The guide should demonstrate that reading is not just word calling. It is an active meaning making process. The reader negotiates with the text by connecting text ideas with his/her experiences and understandings. Reading fluently helps but not at the expense of engaging deeply with the text. Reading is not a perfect activity and when children make errors they realise that mistakes are part of the learning process.

Wednesday, November 16, 2011

Fluency Part 1

Fluency is important for comprehension because words are more meaningful when read in relation to other words.

One way to increase fluency is to use the repeated reading strategy. This strategy is often used to help make texts sympathetic to the reader. What is required is that a more expert reader will read the passage first to the child. Expert reader modelling will expose the child as to how a particular text should be read. The first reading should demonstrate speed of reading, expression, and intonation.

Before the initial reading of the passage the reading guide/expert should ask the child if he/she can see any difficult or unfamiliar words in the passage. If the child places a finger on each unfamiliar word and all the fingers on one hand are used (assuming that there are at least 100 words on the page) then the passage may be too difficult for the child. However, the technique of repeated readings can overcome this problem to some degree because the child can hear and see the word as it is being read aloud. However, each unfamiliar word should be discussed and put into context by giving examples of how it is used. It is important to browse through the passage and talk about the pictures in order to link the text ideas to the child's background knowledge or experiences. This is made more effective when the parent or caregiver strategically uses the new word while relating the text to the pictures. These strategies will enhance the child's ability to construct meaning during the reading.

 When it is the child's turn to read he/she has already processed the meaning and developed a feel for the language of the book. The child will be more able to predict and speed up the reading because to some degree he/she knows what is coming up in the story. This makes decoding easier because it is easier to decode a word that you expect to see. This process reduces the load on working memory and allows the child space to think about the story at the ghist or global level.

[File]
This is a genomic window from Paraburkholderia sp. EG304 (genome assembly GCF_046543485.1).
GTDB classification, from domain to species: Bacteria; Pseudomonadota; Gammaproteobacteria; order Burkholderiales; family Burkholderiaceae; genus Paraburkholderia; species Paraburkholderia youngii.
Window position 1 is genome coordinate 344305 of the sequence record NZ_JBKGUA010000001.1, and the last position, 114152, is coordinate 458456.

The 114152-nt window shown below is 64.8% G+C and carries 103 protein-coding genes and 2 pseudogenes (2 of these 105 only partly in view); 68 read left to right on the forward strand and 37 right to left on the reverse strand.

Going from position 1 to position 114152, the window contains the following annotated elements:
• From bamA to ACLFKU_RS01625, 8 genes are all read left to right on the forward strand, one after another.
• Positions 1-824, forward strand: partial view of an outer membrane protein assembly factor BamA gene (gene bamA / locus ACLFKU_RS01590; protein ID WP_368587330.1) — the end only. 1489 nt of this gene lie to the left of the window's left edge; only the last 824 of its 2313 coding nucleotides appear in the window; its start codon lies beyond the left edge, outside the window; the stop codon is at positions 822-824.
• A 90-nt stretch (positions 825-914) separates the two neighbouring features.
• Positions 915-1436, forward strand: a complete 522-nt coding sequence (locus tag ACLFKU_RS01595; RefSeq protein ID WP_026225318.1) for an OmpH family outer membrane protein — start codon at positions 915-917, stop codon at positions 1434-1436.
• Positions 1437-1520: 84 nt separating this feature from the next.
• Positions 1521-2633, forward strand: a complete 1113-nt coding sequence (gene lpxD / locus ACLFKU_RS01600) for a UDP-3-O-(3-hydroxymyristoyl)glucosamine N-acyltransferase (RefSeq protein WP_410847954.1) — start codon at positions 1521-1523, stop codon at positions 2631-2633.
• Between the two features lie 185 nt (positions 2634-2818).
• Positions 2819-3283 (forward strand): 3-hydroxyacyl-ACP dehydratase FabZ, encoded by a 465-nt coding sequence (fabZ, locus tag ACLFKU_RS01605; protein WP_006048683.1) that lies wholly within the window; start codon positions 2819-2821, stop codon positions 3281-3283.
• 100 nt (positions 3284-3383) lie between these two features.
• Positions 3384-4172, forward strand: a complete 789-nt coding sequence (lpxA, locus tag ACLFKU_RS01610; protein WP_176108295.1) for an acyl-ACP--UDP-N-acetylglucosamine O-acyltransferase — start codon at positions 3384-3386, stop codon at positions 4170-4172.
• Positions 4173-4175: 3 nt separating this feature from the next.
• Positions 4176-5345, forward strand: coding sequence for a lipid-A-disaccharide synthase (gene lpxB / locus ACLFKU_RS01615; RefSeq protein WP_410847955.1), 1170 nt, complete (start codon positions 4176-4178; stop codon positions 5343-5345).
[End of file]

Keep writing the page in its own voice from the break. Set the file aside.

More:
Sunday, November 6, 2011

How do we know that our efforts are becoming fruitful?

The burning question that all parents/caregivers want to know is, "How do we know that our efforts are becoming fruitful?"

Is the answer that my child can now read bigger words and longer sentences?  Or is it that now my child can read fluently and with expression? These are certainly important indicators but there are many children that can read bigger words, longer sentences fluently and with expression. These are not the only considerations because there is now a great deal of evidence that many children can do this but without clearly comprehending what they have read. Therefore, those of us who are seeking to assist children in their reading need to focus on reading for understanding.

Clearly, children who understand what they are reading should be able to answer some basic questions that go beyond the mere recall of facts from a story or passage (more about this in a later blog). Another indicator is that the child is being quite strategic when he/she reads. Being strategic means that your child should be able choose from a repertoire of reading behaviours that go beyond the mere decoding of print. They should be sampling the text, predicting, confirming, or correcting as they monitor their meaning-making while reading. What is certain is that when your child self-corrects he/she is actively demonstrating that this vital process is in operation. The fact that a reader can self-correct is an indicator that he/she is sampling the text, predicting, and correcting - as opposed to confirming.

On the other hand, an example of the confirmation process becomes obvious when your child miscues a word but the meaning does not change. In terms of comprehension, the child has sampled the text and predicted but the word may be a synonym and not the actual word in the text. This is a strong indicator that your child is processing the text at a much deeper level and has confirmed that the meaning fits the context of the passage. This is why I have suggested that the reading should not be interrupted because good readers do this naturally and quite frequently. The guiding principle is that meaning always dominates perception and that we should purposefully read for meaning.